One of the UK’s largest manufacturers of PVC-U building products has announced a new £7.70 hourly rate for its over 25s to beat the National Living Wage - as well as a 2% across-the-board pay rise for the rest of its 550-strong national workforce.
As part of a raft of measures to underpin its investment in people crusade, Blackburn-based GAP; which is headquartered on Shadsworth Business Park, has also awarded 5 additional days of annual leave to its entire workforce; 200 of whom are based in Blackburn.
“We had a good look at our remuneration policies and realised among other things, that it was time to give our lowest-paid colleagues a better standard of living and ensure they feel appreciated and valued,”said GAP CEO Simon Brayshaw. “For some time we’ve been concerned that the £6.50 Minimum Wage just isn’t enough and that’s why we’ve been paying more. But we thought we could do even better. So when we heard about plans to rebadge the current Minimum Wage as the National Living Wage and increase the rate to £7.20 per hour for everyone over 25, we decided to go one step better and increase our rate to £7.70 per hour.”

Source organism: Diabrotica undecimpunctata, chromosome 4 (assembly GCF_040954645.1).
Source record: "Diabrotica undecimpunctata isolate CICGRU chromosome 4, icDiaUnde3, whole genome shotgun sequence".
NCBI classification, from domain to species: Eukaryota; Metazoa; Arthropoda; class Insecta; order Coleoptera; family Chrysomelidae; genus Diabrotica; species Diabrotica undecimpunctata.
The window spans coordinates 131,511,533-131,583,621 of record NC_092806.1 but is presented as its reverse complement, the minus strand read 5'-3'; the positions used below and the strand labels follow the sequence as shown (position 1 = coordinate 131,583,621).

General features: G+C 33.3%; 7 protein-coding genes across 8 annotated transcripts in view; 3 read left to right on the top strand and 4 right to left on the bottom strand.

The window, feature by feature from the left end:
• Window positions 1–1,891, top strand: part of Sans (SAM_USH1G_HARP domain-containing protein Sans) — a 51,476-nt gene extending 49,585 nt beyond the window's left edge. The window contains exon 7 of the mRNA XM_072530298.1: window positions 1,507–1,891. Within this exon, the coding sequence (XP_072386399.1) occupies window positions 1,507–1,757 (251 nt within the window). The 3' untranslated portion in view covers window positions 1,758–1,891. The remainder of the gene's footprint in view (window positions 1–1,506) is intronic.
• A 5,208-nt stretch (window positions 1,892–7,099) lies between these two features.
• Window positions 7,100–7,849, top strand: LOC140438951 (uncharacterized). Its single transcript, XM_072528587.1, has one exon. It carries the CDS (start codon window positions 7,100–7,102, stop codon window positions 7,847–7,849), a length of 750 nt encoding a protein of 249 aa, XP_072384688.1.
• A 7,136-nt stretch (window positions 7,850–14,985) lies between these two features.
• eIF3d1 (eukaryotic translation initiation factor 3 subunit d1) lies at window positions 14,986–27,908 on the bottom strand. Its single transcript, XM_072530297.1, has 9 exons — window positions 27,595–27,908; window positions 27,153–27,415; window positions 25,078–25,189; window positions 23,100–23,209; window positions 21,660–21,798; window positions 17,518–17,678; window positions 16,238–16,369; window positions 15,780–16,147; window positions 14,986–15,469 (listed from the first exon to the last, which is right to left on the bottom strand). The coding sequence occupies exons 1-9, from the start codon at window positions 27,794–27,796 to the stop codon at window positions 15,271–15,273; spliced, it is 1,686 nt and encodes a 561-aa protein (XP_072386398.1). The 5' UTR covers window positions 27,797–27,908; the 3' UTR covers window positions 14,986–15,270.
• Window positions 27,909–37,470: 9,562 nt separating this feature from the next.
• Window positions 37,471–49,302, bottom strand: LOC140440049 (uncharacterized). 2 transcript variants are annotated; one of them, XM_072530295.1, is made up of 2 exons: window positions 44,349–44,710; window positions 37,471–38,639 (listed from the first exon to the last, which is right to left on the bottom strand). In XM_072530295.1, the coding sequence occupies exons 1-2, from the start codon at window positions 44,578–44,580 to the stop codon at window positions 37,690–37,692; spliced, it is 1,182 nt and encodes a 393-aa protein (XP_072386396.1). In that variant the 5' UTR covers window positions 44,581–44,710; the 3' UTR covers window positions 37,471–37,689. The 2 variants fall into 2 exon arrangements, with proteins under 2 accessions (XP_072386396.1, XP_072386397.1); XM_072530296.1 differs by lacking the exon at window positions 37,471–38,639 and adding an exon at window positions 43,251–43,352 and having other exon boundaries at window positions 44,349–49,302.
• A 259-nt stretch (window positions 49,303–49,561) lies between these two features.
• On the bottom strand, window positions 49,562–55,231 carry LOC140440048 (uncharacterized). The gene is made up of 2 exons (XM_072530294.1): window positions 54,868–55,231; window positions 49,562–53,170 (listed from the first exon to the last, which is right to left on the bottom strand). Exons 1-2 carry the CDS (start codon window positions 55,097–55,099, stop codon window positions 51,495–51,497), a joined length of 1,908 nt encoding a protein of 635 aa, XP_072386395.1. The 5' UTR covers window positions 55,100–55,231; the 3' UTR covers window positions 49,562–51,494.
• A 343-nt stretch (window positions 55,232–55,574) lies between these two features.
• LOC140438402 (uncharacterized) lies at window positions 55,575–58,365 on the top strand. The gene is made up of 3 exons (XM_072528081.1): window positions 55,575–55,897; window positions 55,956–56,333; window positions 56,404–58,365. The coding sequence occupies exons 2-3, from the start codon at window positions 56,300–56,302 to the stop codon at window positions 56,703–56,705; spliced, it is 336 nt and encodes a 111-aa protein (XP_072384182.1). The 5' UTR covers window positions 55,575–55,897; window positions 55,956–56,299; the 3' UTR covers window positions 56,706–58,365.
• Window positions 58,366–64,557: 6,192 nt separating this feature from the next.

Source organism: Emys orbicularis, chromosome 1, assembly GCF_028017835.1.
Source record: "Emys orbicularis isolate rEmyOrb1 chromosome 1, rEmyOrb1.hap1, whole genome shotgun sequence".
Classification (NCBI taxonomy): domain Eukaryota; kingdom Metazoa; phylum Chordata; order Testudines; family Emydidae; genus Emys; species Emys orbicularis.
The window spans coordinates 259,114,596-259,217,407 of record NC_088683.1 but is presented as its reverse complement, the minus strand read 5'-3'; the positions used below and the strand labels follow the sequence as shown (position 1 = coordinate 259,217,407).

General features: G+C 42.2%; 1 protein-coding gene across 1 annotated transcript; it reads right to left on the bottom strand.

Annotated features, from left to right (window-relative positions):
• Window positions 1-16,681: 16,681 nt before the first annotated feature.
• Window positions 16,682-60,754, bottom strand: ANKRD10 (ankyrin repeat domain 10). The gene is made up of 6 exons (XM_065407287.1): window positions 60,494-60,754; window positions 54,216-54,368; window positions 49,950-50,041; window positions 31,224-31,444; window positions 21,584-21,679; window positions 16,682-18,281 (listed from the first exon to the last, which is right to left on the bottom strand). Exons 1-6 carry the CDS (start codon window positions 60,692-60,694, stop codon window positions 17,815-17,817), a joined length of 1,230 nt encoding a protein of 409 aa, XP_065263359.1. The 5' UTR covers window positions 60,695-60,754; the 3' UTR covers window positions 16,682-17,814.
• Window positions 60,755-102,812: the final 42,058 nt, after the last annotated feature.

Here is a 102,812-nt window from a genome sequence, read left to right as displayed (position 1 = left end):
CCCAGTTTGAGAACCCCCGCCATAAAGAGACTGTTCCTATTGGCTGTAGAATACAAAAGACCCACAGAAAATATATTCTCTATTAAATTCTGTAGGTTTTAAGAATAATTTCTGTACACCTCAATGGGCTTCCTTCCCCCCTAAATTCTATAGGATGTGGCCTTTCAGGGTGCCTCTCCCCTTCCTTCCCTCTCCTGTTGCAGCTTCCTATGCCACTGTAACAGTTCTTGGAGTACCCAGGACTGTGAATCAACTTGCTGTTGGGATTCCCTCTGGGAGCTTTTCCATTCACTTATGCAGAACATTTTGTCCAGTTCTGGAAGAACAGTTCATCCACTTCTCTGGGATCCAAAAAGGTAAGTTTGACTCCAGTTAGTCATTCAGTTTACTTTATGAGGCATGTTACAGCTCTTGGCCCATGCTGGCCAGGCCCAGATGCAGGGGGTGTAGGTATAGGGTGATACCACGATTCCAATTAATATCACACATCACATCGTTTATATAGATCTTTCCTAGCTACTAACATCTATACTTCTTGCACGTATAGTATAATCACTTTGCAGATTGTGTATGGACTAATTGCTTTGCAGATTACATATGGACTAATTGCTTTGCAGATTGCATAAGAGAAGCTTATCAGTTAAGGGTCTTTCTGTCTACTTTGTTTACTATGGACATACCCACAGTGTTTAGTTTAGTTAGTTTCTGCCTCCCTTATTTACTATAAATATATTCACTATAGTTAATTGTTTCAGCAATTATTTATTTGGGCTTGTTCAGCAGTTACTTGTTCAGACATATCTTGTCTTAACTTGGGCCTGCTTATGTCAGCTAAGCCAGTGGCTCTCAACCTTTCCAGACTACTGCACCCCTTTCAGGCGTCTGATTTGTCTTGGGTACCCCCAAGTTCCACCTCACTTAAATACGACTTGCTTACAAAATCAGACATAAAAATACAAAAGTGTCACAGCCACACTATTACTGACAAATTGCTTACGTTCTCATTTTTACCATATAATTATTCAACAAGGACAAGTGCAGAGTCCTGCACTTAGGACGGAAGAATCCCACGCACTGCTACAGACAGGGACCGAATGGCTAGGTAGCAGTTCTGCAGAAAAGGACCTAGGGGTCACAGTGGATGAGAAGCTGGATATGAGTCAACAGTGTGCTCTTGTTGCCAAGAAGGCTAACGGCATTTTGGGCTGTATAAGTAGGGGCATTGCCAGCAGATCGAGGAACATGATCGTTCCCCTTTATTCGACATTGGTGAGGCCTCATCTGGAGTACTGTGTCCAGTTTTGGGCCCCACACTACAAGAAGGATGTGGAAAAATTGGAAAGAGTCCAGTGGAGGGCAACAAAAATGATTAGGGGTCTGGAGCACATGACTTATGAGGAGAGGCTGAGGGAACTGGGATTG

A privately-owned business, GAP operates two manufacturing and distribution hubs and a network of 40 trade counters across the UK ranging from Aberdeen to Enfield. It plans to expand its reach with a further 24 Depots by the end of 2016 and aims to have 100 by the end of 2017. When work finishes on the 140,000 sq ft state-of-the-art production facility close to its existing corporate offices, it will be the most advanced PVC-U window and door manufacturing plant in the UK and will further underline the Group’s long-term commitment to supporting the local economy and workforce.
Simon Brayshaw added: “Leading GAP into the next exciting cycle of its growth means understanding the importance of developing an engaged and empowered workforce. And engagement comes only when everyone feels that their efforts are valued and they’re doing something worthwhile.
“Though the cost of living in the UK remains static, expectations of a modest 0.1% rise in the price of essential household goods cannot be ignored. To help everyone stay well ahead of any increase, we decided introduce a 2% lift to the basic salaries of all those who aren’t entitled to the National Living Wage increase.”